End of an era. David Potter’s tribute to “The Celt”

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It is with great regret that we report the death, at least in its present form, of “The Celt”. surely the best Celtic fanzine of them all. “The Celt” started in 1983 and has now reached 152 editions, but has now decided to fold in view of the increasing costs of printing.

We are assured however that other ways are being investigated of keeping “The Celt” in business, and we really must hope so, for the fanzine has been a tremendous boon to those who are interested in the history of our great club.

“The Celt” has seen some great events in its 35 years. It kept going through the bad days of the early 1990s – in fact that may have been when it was at its best, cheering us up when things looked grim – to the sunnier times of O’Neill and Seville all through to the Double treble of today. It was reassuring, pleasant to read, encouraged contributions from many people, yet resisted the temptation not to go sensational. It was always readable and basically light-hearted.

The magazine (backnumbers are available, I understand) was factual, historical but also humorous as well with the rantings of Cyclops always able to raise a laugh e.g. “Is Graham Roberts a Freemason? Don’t know. He won’t shake hands!” This very week, Cyclops sat in a busy shopping centre counting the green and white tops vis a vis the blue ones.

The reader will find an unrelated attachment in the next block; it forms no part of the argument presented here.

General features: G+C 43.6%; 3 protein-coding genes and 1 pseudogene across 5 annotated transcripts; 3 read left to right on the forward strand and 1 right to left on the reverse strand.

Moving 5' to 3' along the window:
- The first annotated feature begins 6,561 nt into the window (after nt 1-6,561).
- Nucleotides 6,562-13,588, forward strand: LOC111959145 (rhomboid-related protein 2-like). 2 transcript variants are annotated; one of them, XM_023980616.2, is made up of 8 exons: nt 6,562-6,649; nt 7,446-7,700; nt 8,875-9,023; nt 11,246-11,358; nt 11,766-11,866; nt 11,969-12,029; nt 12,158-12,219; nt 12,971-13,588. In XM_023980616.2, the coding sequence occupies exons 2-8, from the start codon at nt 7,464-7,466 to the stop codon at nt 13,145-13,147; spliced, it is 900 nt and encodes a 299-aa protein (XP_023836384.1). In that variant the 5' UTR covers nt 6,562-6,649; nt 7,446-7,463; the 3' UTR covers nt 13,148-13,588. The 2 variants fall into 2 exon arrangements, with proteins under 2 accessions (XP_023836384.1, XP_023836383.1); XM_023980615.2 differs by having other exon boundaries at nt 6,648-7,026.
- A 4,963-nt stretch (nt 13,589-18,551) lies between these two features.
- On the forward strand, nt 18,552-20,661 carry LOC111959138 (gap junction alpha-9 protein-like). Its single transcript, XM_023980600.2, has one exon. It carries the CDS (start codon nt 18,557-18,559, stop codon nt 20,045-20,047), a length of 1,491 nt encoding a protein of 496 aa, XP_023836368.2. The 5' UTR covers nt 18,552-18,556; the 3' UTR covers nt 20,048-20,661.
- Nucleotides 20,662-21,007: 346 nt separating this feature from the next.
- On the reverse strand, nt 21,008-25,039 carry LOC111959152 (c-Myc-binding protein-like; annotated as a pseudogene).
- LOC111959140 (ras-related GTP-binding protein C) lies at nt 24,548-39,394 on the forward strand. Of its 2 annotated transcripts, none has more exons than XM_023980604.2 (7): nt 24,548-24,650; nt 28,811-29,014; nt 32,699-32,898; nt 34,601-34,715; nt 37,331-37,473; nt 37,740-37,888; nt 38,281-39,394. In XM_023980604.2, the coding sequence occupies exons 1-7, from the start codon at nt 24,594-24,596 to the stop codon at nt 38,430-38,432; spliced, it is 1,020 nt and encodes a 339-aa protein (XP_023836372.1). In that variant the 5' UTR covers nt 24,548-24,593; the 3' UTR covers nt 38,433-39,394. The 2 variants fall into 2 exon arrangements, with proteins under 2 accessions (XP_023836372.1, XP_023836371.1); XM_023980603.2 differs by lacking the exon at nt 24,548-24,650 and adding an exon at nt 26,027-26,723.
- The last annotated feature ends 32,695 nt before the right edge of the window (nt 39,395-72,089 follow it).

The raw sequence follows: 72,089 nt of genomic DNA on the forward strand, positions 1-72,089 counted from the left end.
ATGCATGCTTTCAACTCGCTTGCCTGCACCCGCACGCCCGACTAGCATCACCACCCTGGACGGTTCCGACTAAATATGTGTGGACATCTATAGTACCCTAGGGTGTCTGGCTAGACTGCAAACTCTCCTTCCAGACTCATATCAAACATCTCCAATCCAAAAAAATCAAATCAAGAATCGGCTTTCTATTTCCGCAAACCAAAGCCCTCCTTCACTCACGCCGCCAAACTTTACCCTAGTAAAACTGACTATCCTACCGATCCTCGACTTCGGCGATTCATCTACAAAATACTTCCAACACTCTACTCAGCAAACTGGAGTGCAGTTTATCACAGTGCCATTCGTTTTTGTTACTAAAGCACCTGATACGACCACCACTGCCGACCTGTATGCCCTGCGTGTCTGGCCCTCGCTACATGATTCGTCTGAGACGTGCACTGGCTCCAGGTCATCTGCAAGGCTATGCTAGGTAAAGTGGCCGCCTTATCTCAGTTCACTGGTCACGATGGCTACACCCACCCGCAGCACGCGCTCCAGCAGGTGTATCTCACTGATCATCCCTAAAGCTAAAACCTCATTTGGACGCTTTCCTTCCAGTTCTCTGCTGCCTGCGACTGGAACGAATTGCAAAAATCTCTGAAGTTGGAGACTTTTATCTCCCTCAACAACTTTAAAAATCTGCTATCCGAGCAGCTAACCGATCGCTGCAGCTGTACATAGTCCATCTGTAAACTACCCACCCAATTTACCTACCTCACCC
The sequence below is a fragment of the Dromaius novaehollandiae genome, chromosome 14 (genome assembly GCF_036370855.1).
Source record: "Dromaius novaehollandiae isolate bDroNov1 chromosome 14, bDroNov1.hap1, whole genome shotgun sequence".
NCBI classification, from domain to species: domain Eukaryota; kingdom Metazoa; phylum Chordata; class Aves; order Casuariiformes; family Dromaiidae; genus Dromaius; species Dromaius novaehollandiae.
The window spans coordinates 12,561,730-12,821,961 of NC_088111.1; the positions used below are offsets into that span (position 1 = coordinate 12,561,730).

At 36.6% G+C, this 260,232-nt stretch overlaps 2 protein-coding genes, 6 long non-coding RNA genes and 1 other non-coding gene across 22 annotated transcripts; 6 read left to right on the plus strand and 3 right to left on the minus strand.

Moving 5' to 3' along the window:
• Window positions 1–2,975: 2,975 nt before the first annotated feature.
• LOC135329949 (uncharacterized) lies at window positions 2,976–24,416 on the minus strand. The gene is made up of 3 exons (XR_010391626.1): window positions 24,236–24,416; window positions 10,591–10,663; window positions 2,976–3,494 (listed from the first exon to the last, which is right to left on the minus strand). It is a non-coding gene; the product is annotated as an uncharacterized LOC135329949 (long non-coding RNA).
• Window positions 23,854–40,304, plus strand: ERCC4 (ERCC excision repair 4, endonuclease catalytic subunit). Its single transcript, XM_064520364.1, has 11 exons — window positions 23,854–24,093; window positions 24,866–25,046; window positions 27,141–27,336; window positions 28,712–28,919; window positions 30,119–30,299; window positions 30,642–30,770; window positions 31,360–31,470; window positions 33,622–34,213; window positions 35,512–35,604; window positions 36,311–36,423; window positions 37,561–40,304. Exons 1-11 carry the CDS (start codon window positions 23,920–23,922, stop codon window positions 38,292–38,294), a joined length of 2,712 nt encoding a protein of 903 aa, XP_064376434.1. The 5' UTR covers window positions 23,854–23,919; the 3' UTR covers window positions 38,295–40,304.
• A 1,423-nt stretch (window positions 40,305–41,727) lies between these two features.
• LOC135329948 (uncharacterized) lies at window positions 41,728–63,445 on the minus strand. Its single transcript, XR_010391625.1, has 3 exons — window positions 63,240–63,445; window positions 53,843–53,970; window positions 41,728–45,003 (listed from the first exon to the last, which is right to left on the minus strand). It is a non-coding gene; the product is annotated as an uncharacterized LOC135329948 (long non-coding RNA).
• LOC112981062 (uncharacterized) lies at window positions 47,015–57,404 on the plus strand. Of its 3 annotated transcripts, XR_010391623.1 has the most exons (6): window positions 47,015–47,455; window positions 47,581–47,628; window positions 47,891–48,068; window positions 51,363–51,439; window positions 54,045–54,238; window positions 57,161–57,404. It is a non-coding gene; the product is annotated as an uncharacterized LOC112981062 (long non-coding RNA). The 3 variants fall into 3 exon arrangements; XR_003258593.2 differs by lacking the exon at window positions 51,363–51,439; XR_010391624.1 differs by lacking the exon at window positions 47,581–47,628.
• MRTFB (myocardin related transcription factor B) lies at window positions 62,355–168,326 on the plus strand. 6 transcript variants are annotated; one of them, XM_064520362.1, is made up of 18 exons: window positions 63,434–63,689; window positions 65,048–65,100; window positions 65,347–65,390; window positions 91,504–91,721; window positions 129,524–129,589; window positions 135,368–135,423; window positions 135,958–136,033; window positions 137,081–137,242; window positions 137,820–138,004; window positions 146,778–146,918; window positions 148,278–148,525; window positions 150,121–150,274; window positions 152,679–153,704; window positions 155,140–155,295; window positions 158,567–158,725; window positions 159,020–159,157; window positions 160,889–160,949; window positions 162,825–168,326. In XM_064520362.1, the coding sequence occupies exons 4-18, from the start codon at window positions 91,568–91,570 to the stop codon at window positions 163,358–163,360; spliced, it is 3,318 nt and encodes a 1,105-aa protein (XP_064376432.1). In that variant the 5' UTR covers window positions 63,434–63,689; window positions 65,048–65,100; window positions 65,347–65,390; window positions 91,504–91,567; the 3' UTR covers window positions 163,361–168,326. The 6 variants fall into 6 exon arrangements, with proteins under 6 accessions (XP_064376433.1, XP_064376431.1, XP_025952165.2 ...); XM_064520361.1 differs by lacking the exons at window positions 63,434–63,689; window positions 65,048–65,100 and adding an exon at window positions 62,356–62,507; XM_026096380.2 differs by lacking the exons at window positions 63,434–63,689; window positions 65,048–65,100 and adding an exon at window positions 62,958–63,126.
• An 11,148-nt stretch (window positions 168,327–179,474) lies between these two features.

We won 22-3. Yes indeed, guaranteed one-eyed reporting – but always informative, very gentle and very humorous in a very Scottish and Glasgow way, disdaining foul language and not feeling the need to descend to too much vitriol against organizations like UEFA, SFA and Rangers FC – but still making the point.

The credit was all this must go to several people, but in the main George Sheridan, a retired teacher (he was still going strong of course in 1983!) whose contribution to Celtic historiography is already guaranteed by his involvement in “An Alphabet of the Celtic” along with Martin Connor and the late great Eugene MacBride, who was also editor of “The Celt” for a while.

If “The Celt” is to go forever (heaven forbid!) then surely George must be prevailed upon to go digital, or at least to be signed on very quickly by some website or other. The brainpower, energy and devotion of that man are remarkable, and there is so much that he can contribute to the all-encompassing subject of Celtic historiography.

He would be made very welcome on The Celtic Star team.

David Potter

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